Discrimination in schools: Blacks, women less likely to be promoted to principal

COLLEGE STATION, Texas – Despite progress in recent decades, racial and gender discrimination in job hiring and promotion practices remains prevalent in the United States and abroad. Previous research points to gaps in promotions for education leadership positions (such as superintendent). Now, a new study reveals that these gaps are also present earlier on, particularly at the principal level.

Researchers examined the likelihood of promotion and number of years to promotion among 4,689 assistant principals in Texas from 2001 to 2017. All assistant principals in the study had a master’s degree and principal’s license, both of which are required for promotion to principal in Texas.

Significant divide between principals, assistants

Researchers say that Black assistant principals are 18% less likely to be promoted, compared to White candidates with the same qualifications. That’s after controlling for education, work experience, school location, and school grade level. Moreover, among those who are promoted, it takes 0.6 years longer for Black candidates to be promoted compared to White candidates.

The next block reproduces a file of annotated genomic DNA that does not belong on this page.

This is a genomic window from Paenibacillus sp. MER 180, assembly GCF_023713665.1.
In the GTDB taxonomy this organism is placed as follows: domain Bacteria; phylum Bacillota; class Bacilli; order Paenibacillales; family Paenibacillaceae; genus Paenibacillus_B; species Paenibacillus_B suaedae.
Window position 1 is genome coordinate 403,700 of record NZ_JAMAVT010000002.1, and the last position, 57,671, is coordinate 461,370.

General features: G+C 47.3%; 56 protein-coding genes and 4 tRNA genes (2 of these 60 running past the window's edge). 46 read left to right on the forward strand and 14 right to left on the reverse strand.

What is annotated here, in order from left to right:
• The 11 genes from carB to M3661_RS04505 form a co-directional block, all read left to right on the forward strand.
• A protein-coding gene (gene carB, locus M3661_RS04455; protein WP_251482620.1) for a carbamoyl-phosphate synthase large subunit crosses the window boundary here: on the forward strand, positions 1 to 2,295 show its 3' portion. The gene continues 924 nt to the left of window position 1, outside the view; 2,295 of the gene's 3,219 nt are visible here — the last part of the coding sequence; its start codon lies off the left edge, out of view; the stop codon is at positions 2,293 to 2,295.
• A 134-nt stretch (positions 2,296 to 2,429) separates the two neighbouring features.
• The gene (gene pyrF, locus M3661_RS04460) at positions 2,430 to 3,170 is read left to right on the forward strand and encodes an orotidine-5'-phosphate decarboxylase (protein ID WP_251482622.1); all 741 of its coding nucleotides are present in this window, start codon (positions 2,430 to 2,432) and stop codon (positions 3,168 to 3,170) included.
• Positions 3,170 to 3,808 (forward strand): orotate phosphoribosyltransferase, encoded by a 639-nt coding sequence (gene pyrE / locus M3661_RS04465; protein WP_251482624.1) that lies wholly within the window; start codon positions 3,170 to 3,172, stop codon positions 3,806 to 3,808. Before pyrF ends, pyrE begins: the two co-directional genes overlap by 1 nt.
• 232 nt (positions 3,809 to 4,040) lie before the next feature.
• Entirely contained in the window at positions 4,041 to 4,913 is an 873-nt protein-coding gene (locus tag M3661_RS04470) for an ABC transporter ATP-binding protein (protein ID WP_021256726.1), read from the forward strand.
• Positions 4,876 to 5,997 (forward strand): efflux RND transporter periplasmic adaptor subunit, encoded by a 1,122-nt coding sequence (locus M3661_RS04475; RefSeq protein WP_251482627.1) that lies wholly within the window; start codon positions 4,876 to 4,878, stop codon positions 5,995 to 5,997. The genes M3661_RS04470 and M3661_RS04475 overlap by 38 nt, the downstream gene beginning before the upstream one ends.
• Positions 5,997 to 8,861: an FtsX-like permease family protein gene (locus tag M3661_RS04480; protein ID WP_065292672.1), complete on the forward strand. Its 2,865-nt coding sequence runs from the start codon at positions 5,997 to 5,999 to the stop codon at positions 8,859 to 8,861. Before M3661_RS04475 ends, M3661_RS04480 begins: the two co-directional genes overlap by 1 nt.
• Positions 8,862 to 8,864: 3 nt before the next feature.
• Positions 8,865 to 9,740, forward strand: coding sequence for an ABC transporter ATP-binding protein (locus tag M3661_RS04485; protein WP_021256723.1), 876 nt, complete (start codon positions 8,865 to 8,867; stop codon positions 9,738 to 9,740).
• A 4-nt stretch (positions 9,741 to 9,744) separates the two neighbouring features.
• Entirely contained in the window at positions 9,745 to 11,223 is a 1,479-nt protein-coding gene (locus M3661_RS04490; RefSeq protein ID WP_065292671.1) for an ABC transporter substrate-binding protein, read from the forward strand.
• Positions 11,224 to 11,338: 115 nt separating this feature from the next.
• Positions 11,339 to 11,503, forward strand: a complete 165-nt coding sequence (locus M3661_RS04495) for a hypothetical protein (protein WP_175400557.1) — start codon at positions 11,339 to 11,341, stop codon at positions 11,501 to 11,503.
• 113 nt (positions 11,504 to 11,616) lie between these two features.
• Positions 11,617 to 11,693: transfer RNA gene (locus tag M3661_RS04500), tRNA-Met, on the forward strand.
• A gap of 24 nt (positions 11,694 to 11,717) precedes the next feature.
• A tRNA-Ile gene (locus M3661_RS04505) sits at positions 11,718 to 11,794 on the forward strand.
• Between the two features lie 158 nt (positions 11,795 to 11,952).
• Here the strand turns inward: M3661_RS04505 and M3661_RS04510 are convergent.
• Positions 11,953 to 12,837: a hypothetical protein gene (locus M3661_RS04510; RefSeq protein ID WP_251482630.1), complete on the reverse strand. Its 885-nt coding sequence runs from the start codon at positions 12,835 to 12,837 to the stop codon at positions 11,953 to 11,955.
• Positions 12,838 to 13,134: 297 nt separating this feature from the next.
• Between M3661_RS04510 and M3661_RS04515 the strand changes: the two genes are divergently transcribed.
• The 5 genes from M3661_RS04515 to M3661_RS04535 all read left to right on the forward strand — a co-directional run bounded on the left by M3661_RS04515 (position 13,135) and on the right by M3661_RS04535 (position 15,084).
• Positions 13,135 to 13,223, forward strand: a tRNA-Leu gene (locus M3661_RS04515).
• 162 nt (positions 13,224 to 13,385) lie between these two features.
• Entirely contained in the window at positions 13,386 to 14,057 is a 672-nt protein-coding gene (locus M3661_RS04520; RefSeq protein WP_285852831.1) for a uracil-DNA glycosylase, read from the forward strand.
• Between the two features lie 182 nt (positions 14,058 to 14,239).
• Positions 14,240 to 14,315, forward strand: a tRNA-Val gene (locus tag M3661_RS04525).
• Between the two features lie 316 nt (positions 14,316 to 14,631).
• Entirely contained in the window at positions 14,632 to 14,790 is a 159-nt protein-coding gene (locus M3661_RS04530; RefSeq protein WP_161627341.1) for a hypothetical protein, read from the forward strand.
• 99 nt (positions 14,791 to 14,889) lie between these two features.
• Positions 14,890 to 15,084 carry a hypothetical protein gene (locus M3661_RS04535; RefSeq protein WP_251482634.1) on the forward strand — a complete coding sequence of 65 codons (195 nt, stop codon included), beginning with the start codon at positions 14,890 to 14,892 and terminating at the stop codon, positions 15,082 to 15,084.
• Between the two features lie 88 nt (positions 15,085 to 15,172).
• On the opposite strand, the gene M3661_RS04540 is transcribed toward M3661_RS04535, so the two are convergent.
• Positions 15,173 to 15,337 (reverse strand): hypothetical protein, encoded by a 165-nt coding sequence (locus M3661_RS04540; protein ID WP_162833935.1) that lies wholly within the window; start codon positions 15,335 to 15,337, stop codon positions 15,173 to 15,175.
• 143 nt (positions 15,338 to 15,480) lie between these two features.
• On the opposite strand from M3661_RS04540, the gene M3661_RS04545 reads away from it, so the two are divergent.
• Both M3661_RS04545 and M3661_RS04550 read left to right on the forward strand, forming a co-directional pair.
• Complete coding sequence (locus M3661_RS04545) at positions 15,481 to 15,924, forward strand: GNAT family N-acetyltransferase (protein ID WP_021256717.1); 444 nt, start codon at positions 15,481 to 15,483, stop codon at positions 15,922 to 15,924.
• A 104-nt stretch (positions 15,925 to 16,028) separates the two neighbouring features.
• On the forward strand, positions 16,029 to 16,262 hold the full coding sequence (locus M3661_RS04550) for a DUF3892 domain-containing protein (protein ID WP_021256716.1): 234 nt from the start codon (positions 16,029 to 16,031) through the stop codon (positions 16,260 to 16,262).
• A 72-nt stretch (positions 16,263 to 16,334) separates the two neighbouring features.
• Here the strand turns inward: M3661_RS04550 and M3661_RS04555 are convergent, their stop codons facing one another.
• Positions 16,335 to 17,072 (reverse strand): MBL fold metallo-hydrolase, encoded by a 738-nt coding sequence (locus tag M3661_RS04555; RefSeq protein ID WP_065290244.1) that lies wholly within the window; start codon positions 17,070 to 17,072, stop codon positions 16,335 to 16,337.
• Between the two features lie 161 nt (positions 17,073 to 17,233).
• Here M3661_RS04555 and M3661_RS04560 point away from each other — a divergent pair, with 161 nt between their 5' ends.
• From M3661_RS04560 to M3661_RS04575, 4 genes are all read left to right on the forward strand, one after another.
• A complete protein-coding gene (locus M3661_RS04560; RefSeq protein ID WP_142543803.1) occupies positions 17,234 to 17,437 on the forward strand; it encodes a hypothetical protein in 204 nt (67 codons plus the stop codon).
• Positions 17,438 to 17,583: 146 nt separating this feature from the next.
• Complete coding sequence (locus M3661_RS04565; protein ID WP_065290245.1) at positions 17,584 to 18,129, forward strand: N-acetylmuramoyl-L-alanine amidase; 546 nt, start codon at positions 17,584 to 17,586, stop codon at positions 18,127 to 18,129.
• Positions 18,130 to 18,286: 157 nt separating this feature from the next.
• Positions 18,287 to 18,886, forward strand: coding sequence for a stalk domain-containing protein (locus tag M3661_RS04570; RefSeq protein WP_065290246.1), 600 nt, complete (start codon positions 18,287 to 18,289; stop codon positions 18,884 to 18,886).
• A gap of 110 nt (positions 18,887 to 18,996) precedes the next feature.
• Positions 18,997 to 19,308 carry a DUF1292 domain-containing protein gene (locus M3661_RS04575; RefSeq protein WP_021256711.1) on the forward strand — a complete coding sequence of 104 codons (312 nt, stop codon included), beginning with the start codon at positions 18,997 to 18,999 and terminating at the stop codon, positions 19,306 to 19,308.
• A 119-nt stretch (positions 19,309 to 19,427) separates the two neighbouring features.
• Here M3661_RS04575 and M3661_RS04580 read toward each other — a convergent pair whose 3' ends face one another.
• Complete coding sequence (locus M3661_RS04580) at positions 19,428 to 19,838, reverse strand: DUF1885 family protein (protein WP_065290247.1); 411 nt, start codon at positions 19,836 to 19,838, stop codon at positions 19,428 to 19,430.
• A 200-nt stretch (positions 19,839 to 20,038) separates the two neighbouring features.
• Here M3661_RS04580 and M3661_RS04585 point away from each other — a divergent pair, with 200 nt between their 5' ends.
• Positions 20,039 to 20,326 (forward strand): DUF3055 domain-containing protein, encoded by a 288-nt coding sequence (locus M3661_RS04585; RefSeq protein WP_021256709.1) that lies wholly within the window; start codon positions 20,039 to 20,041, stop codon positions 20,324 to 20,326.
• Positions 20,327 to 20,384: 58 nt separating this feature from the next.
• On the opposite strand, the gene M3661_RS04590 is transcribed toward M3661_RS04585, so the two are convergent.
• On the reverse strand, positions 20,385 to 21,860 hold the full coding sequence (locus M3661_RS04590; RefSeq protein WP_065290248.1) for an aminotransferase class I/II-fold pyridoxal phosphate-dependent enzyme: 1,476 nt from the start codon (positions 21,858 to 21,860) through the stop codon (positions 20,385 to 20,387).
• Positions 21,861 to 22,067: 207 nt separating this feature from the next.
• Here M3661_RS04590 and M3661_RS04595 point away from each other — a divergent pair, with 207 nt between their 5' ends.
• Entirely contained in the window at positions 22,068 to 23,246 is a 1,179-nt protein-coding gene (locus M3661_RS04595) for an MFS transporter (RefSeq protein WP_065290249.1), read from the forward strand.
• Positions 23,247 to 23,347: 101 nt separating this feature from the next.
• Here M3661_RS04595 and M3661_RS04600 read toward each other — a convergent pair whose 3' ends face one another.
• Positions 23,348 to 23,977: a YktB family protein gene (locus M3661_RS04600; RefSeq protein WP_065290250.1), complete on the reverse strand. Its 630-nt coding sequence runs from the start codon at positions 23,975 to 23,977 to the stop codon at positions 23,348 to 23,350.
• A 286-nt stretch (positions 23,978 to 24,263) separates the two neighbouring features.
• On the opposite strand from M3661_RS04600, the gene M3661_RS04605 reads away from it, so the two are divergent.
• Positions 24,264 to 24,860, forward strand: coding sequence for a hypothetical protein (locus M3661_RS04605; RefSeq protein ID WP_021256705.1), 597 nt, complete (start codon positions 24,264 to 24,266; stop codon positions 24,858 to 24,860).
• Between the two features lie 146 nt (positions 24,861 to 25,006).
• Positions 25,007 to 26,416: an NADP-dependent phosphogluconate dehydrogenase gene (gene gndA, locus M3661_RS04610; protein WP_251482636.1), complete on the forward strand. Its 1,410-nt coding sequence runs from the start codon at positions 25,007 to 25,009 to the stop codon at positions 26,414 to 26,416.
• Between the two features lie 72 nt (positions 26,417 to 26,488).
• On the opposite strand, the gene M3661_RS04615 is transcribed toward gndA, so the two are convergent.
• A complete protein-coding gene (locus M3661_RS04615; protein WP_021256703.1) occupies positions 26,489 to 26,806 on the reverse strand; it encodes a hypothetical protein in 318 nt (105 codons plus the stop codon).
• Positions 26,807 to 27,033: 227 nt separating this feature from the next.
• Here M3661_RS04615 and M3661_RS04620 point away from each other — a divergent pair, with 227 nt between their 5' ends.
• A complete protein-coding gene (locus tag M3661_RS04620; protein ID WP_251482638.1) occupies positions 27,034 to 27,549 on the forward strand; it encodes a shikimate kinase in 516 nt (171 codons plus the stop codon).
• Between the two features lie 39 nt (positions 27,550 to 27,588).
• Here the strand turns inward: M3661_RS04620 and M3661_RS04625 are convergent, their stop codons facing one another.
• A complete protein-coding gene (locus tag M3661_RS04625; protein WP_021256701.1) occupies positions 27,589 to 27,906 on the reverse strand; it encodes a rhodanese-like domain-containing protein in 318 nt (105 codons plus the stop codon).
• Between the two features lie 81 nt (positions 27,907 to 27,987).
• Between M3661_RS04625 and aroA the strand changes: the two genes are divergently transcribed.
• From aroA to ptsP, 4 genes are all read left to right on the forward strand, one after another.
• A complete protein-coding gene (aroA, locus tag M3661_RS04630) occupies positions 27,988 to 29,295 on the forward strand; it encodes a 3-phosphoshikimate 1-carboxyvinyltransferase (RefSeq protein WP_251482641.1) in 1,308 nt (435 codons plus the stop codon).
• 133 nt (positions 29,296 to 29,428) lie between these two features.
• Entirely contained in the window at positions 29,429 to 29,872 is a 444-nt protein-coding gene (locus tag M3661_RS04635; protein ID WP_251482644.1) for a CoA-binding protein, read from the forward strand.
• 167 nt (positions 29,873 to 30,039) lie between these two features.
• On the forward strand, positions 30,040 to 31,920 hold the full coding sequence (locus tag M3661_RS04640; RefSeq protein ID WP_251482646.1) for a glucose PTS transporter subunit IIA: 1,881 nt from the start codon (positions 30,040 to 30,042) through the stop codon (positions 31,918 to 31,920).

The study also reveals gender gaps at the high school level. The authors write that women are 5% to 17% less likely to be promoted to high school principal compared to men with the same qualifications. Moreover, as women remain in their position as assistant principal, their odds of promotion actually decreases compared to men. High school principal promotions also take 0.68 years longer among women compared to men.

The study further suggests that inequities begin even earlier, revealing that women and Black candidates have more experience even before becoming assistant principals. On average, male assistant principals have 1.25 years less experience than women at the high school level. Similarly, they have 1.62 years less experience at the elementary and middle school level.

“At every point of promotion, the pool of candidates is whiter and more male, especially compared to the teacher workforce,” says co-author Sarah Guthery in a media release. “We find that diversity exists in the pipeline, but the pipeline tends to squeeze out women and Blacks much earlier than studies of school leadership usually capture.”

The study is published in AERA Open, a peer-reviewed, open access journal of the American Educational Research Association.

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